We May Have Gravely Underestimated The Threat of ‘Dead Zones’ in The World’s Oceans

We May Have Gravely Underestimated The Threat of ‘Dead Zones’ in The World’s Oceans

SOURCE: Science Alert DATE: December 14, 2019 SNIP: Scientists call them ‘dead zones’: vast expanses of ocean water that contain little or no oxygen, making it almost impossible for many marine life-forms to survive within them. These giant ecological hazards – which have dramatically expanded in both number and volume in recent decades – are now extending beyond the sea into freshwater sources on land, and according to a new study, we may have underestimated the size of the problem. The conventional view on dead zones (aka oxygen minimum zones [OMZs] and sometimes also called ‘shadow zones’) is that their hypoxic conditions are produced when excess nutrient pollution from human activities flows into coastal waters, encouraging the growth of algae blooms, which in turn decompose into organic material that sinks to the seafloor. As that organic material slowly plummets into the abyss, it attracts and consumes oxygen in a process that deprives marine life of the same vital resource. This overall process is viewed as the primary cause of dead zones, but there could be another important factor behind the problem that we’ve overlooked until now, according to an international team of researchers led by biogeochemist Sabine Lengger from the University of Plymouth, UK. “Our study shows that organic matter that sinks to the seafloor is not just coming from the sea surface, but includes a major contribution from bacteria that live in the dark ocean and can fix carbon as well,” Lengger says. “Existing models could be missing out on a key contribution as a result of which people have underestimated the extent of the oxygen depletion we...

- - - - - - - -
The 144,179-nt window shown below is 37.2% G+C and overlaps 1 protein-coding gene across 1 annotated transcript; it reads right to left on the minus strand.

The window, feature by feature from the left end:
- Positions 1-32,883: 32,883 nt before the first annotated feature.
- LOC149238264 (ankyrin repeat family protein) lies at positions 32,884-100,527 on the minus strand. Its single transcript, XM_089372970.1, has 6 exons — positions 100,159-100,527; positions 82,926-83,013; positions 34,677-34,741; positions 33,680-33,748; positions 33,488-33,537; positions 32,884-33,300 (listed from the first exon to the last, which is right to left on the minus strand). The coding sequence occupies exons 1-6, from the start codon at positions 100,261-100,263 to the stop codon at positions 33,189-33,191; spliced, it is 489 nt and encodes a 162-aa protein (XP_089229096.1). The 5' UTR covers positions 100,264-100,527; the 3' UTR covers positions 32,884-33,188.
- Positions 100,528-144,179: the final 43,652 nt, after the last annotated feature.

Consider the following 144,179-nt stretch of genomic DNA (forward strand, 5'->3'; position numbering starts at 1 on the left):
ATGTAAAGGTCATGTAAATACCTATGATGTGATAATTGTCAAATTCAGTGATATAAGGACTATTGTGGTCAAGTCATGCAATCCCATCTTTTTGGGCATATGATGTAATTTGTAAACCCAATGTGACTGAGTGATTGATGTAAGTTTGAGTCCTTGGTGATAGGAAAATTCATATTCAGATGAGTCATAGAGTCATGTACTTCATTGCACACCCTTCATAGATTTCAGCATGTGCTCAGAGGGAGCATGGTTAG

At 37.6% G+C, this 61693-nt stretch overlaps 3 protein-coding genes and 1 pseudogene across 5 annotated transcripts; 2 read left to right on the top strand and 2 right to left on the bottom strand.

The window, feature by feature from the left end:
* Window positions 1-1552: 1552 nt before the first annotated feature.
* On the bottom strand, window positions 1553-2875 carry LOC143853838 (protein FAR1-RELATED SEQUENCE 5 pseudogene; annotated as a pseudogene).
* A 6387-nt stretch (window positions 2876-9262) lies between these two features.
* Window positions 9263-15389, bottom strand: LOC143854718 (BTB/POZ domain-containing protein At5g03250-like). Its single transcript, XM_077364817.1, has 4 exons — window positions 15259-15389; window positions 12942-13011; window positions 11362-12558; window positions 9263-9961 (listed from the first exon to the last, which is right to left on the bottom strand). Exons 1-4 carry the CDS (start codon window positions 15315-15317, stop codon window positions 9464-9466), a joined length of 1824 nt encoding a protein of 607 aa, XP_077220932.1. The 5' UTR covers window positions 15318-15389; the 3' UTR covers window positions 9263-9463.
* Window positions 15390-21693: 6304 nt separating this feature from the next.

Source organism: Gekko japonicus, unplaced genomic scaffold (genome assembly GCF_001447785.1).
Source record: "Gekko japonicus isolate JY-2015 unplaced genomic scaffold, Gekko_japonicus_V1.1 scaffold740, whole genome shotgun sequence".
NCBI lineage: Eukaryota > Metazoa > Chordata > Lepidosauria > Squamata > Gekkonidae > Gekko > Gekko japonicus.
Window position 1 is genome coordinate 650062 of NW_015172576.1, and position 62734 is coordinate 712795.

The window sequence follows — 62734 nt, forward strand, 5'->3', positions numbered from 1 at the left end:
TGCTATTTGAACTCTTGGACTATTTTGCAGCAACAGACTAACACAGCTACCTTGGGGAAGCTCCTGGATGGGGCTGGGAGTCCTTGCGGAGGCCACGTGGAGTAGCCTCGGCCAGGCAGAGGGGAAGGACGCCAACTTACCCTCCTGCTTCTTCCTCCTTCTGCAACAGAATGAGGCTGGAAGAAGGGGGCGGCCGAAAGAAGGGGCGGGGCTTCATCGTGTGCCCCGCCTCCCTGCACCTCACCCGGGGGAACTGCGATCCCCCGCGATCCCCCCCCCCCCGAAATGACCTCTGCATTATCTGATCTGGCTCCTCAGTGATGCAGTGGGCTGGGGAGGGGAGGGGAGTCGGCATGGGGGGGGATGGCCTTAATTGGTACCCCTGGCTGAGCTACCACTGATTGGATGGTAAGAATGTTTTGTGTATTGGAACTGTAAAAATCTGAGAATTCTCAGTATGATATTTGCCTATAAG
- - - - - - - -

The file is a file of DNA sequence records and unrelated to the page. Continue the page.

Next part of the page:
Oceans losing oxygen at unprecedented rate, experts warn

Oceans losing oxygen at unprecedented rate, experts warn

SOURCE: The Guardian DATE: December 7, 2019 SNIP: Oxygen in the oceans is being lost at an unprecedented rate, with “dead zones” proliferating and hundreds more areas showing oxygen dangerously depleted, as a result of the climate emergency and intensive farming, experts have warned. Sharks, tuna, marlin and other large fish species were at particular risk, scientists said, with many vital ecosystems in danger of collapse. Dead zones – where oxygen is effectively absent – have quadrupled in extent in the last half-century, and there are also at least 700 areas where oxygen is at dangerously low levels, up from 45 when research was undertaken in the 1960s. All fish need dissolved oxygen, but the biggest species are particularly vulnerable to depleted oxygen levels because they need much more to survive. Evidence shows that depleted levels are forcing them to move towards the surface and to shallow areas of sea, where they are more vulnerable to fishing. Some ocean areas are naturally lower in oxygen than others, but these are even more susceptible to damage when their oxygen levels are depleted further, the report’s authors said. Species that can more easily tolerate low oxygen levels, such as jellyfish, some squid and marine microbes, can flourish at the expense of fish, upsetting the balance of ecosystems. The natural oceanic cycles of phosphorus and nitrogen are also at risk. The world’s oceans are already being overfished, and assailed by a rising tide of plastic waste, as well as other pollutants. Seas are about 26% more acidic than in pre-industrial times because of absorbing the excess carbon dioxide in the atmosphere, according...
Atlantic Ocean ‘running out of breath’

Atlantic Ocean ‘running out of breath’

SOURCE: BBC DATE: June 18, 2019 SNIP: A huge international research programme has been launched to assess the health of the Atlantic Ocean. The iAtlantic project is the biggest ever mounted in the planet’s second largest ocean.It involves more than 30 partners, funded by the EU, and is being co-ordinated by Edinburgh University. The scientists will use an array of hi-tech devices, including robot submarines, to scan the deep ocean from the Arctic to South America. They want to assess the effects of climate change on plants and animals. “What will happen to these animals in the future as the Atlantic changes?” Prof Roberts says. “As it gets warmer, as it gets more acidic and also – in some areas – as it runs out of breath. “Because the Atlantic, like many ocean basins in the world, is being deoxygenated – it’s losing the oxygen that is vital to life.” The cause is climate change, 90% of the world’s global warming has been absorbed by the...